Chronic Hepatitis C virus infection is usually asymptomatic in children, but significant liver disease may occur.
Dr Regino González-Peralta and colleagues considered interferon alfa-2b and ribavirin therapy in children with chronic Hepatitis C.
The research team evaluated the efficacy, safety, and pharmacokinetics of this therapy.
The team determined the optimal ribavirin dose in an initial cohort of a phase 1 study.
After determining the optimal ribavirin dose, the researchers then used it, in combination with interferon alfa-2b, in a second cohort and a phase 3 trial.
The primary efficacy endpoint in all studies was sustained virological response, defined by undetectable serum Hepatitis C virus RNA 24 weeks after therapy.
| Sustained virological response occurred in 84% with Hep C genotype 2/3|
All efficacy and safety analyses were performed on the intent-to-treat population.
The researchers found that children receiving interferon alfa-2b plus ribavirin 15 mg/kg/d in the phase 1 study had maximum reduction in serum Hepatitis C RNA.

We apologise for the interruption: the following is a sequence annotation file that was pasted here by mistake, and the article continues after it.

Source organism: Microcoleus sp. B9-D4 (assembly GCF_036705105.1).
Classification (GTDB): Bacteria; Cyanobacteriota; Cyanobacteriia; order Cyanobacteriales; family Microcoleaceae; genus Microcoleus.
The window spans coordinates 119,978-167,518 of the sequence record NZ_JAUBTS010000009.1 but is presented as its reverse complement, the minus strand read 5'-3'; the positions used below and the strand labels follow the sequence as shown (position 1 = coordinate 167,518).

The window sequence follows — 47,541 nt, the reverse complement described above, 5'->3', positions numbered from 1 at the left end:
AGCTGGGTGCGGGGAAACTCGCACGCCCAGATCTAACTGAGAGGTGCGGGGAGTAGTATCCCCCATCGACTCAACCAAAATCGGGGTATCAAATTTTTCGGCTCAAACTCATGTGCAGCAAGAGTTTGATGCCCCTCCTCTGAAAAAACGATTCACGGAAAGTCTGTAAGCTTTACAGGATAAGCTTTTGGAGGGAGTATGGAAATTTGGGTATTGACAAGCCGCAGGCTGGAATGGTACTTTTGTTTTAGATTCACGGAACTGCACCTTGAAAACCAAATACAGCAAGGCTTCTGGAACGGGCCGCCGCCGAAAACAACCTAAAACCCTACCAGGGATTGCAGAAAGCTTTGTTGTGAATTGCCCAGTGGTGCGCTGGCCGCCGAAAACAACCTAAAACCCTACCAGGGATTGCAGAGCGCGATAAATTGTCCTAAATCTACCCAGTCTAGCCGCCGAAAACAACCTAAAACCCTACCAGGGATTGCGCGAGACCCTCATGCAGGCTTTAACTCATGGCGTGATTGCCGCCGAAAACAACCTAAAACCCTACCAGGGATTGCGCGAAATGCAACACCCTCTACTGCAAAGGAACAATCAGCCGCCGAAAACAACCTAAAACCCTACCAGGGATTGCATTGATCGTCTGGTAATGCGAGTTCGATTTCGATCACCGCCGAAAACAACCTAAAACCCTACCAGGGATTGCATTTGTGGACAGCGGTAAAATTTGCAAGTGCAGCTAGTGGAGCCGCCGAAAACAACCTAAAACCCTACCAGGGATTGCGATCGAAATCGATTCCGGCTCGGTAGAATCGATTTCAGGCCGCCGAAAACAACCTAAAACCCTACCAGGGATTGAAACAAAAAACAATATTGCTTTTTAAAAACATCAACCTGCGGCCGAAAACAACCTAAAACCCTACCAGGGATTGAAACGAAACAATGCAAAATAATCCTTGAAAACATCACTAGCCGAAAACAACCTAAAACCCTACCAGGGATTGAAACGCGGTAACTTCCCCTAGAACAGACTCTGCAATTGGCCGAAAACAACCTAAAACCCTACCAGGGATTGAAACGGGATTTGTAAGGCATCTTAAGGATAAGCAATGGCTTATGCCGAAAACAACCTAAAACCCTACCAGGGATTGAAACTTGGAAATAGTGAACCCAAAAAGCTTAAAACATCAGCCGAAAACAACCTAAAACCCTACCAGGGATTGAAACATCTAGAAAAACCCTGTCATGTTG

The reduction occurred at treatment weeks 4 and 12 with an acceptable safety profile.
This ribavirin dose was selected as optimal and used in all subsequent studies.
In all, the team noted that 46% of optimally treated children achieved sustained virological response.
Sustained virological response occurred in 84% of children with Hepatitis C genotype 2/3 compared with 36% with genotype 1.
The researchers observed that adverse events led to dose modification in 31% and discontinuation in 7% of children.
Multiple-dose interferon alfa-2b and ribavirin peak and trough concentrations and area-under-the-curve were found to be similar between children and adults.
Dr González-Peralta's team concludes, “Interferon alfa-2b in combination with ribavirin is effective and safe in children with chronic Hepatitis C virus.”